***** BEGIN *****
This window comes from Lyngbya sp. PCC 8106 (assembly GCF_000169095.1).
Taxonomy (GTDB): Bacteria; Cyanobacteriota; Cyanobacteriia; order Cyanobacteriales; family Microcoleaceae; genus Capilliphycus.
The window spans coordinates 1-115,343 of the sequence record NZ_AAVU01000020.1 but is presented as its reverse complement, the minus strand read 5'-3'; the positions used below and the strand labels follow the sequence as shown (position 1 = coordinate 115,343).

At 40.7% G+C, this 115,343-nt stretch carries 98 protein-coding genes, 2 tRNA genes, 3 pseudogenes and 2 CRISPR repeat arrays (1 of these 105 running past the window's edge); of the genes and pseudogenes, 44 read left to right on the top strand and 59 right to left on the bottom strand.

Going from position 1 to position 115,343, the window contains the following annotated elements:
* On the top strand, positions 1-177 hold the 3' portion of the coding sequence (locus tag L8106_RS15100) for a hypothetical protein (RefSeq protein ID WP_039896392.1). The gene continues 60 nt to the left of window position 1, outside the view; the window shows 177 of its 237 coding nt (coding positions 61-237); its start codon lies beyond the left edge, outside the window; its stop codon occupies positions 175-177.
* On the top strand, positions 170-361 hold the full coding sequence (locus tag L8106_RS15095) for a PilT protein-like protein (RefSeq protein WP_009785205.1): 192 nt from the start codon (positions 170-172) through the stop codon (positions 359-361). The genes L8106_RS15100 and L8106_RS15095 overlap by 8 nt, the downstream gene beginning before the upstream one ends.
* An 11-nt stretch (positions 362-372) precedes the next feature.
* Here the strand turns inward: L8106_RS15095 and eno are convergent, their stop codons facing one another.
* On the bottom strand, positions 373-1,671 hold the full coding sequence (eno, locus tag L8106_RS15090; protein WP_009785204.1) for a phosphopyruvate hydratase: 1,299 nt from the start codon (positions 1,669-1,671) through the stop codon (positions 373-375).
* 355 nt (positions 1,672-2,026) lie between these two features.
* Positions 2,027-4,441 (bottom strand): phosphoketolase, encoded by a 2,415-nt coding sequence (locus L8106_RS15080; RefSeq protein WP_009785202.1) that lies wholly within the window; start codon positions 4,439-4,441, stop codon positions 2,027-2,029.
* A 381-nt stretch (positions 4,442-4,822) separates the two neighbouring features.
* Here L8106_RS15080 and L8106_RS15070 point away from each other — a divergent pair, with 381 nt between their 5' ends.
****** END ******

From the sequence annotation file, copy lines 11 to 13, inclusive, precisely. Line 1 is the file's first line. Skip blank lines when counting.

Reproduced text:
* 355 nt (positions 1,672-2,026) lie between these two features.
* Positions 2,027-4,441 (bottom strand): phosphoketolase, encoded by a 2,415-nt coding sequence (locus L8106_RS15080; RefSeq protein WP_009785202.1) that lies wholly within the window; start codon positions 4,439-4,441, stop codon positions 2,027-2,029.
* A 381-nt stretch (positions 4,442-4,822) separates the two neighbouring features.